It's been a little over a year since we started using CTCMath and this is my second time writing a review about it. I was pleased to have my daughters start using it last summer because we were expecting baby #3 anytime and it was a blessing and relief to have some of their learning be more independent while we settled into our new status as a family of five and got acquainted with Baby Sis. Now, CTCMath's Family Membership continues to help us stay on track with math lessons while I attend to baby-turned-toddler as she climbs, tosses, tears, throws, plays, runs, bangs, wiggles, snuggles, hugs, kisses, babbles, and squeals throughout the house, and my attention is usually being split, balanced, or rotated among the three girls.
If you're interested in trying out CTCMath, until November 15th, 2017, you can get a free trial and they are also offering 60% off + 6 bonus months!
CTCMath is an extensive, secular, online math curriculum for grades K-12. Their website mentions that it is a full curriculum up to grade 8 and it is recommended as a supplemental program after that. I previously read on their website that it is not aligned with the Common Core standards (though that question and answer seems to have been removed from their FAQ page, so I'm not sure of it's current status, but I haven't noticed anything significant change). This is not a software disk, but rather a membership with online access, so students need internet access to participate. The program is computer based and is accessible via an iPad or Android tablet as well!
At the elementary levels we've used thus far, the program consists primarily of short, step-by-step, video-based tutorial lessons, thousands of practice questions (for which the parent can set the passing grade that is required), and diagnostic tests with automated grading, as well as progress reports, activity logs, and feedback available to both student and parent. There are also downloadable, printable lesson summaries (much like pre-made notes) for each lesson video. Diagnostic tests have three options for length, from 20-40 questions, depending on how comprehensive the user wants to be in evaluating the student's knowledge of a topic. They also offer speed drills and a game for practicing multiplication tables.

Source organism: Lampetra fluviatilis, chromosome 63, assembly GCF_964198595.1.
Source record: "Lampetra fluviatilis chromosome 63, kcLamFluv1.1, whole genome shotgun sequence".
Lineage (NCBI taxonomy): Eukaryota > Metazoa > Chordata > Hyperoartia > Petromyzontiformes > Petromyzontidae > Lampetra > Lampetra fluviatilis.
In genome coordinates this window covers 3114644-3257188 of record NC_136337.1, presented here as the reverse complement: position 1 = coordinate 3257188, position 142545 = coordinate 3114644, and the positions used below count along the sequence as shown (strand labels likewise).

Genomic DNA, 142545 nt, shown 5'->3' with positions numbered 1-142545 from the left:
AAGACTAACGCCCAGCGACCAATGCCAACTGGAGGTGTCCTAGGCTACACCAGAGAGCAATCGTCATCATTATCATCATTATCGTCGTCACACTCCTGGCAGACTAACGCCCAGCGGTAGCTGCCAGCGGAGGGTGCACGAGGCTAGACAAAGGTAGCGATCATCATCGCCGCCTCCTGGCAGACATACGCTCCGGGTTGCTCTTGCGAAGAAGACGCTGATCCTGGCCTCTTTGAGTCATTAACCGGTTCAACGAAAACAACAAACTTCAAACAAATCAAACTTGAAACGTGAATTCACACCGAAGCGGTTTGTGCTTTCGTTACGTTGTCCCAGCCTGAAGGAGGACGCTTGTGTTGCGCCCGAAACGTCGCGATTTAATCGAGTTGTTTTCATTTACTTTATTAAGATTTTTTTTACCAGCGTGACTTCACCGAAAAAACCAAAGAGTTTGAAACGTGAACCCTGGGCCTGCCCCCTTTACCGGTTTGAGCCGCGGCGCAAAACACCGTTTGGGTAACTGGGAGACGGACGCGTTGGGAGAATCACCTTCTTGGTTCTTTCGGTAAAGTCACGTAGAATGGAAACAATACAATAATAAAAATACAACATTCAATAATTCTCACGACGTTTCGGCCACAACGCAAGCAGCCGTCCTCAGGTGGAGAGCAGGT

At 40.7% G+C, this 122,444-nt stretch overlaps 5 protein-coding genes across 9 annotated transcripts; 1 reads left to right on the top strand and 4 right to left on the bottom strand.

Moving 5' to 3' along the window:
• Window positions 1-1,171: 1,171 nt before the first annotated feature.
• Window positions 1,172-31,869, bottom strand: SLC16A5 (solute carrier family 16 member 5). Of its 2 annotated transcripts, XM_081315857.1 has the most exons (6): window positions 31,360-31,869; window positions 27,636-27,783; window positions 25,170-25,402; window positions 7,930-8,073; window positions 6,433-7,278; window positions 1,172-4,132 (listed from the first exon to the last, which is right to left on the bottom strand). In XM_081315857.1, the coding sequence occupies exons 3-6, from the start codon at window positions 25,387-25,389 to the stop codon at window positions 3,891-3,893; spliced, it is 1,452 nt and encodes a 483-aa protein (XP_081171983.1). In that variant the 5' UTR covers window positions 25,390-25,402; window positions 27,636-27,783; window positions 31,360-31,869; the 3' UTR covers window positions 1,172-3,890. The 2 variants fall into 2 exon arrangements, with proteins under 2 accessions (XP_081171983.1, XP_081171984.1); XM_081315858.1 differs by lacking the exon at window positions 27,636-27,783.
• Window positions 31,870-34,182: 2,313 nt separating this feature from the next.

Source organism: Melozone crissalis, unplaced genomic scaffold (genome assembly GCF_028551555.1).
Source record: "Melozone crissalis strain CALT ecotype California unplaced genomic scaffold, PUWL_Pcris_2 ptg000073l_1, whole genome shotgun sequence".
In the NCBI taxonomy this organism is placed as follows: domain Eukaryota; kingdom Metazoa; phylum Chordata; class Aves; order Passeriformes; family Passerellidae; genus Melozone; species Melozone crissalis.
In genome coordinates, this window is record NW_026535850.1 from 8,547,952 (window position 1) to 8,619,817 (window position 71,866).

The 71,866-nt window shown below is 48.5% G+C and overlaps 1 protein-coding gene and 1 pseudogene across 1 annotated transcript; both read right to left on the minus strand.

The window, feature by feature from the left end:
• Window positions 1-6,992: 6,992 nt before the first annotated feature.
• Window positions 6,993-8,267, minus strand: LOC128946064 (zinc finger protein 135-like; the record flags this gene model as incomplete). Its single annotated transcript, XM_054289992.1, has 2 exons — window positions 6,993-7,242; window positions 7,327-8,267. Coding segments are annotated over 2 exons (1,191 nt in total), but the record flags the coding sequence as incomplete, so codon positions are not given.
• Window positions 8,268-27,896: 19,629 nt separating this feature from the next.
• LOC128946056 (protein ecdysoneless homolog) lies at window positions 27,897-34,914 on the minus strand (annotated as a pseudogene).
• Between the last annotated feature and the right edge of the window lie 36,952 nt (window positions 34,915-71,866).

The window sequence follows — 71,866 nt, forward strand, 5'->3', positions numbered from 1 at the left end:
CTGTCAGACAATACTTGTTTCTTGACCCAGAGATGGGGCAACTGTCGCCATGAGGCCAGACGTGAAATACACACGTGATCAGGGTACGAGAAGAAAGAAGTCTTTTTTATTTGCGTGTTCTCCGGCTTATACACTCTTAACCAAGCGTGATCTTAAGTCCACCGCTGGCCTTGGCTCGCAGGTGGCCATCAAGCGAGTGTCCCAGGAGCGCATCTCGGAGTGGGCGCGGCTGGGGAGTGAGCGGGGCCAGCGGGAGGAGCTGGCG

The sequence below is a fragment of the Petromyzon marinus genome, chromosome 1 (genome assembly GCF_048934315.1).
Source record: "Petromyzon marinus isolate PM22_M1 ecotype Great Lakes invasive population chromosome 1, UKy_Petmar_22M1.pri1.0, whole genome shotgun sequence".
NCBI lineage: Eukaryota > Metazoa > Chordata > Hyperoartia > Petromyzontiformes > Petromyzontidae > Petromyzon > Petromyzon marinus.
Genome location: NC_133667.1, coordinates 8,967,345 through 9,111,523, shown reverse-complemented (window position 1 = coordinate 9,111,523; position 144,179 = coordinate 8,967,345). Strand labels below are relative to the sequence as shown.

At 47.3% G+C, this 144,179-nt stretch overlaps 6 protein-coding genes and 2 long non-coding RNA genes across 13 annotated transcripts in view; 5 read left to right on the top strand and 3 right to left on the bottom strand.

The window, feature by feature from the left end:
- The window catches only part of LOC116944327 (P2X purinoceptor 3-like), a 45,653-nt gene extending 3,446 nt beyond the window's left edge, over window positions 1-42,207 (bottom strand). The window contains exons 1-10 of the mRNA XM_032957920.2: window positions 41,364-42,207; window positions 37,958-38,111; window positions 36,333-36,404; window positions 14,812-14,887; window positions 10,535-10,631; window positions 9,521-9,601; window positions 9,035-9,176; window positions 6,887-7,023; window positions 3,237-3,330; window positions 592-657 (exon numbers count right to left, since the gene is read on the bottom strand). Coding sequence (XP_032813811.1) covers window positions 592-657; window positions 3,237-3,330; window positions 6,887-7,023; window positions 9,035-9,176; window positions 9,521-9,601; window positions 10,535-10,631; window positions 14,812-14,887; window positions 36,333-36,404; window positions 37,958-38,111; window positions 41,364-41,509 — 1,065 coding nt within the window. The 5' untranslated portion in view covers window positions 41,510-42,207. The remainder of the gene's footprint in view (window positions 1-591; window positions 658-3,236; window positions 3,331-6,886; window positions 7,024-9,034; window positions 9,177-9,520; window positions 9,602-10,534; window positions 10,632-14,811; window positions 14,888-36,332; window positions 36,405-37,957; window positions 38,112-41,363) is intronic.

Parents also have accounts and are able to set up a specific assigned "tasks", such as lessons and/or tests, including a time frame and due date for completion, to guide a student in their learning path. They can also choose to receive weekly reports via email to keep track of how things are going. Just as the student has access to material from any grade, so too can the parent assign material from earlier grades as review or later grades if the student is ready to move on or for an extra challenge. There are various ways to see a student's progress, including a history timeline of usage, number of topics completed, dates lessons are passed/completed, and both detailed and summary reports.
Since we have a one-year subscription to the CTCMath's Family Membership, both Big Sis (fifth grade) and Lil' Sis (second grade) have been using it as their primary math program. Last year, I felt a little uncertain, at first, as to how to get things started because it isn't as restricted as other programs we've used in the past and doesn't direct the student from one task to the next in sequence. There is flexibility and are lots of options on where to start, which lesson (or even grade!) to work on, etc. This year, though, we are all set and know what we're doing.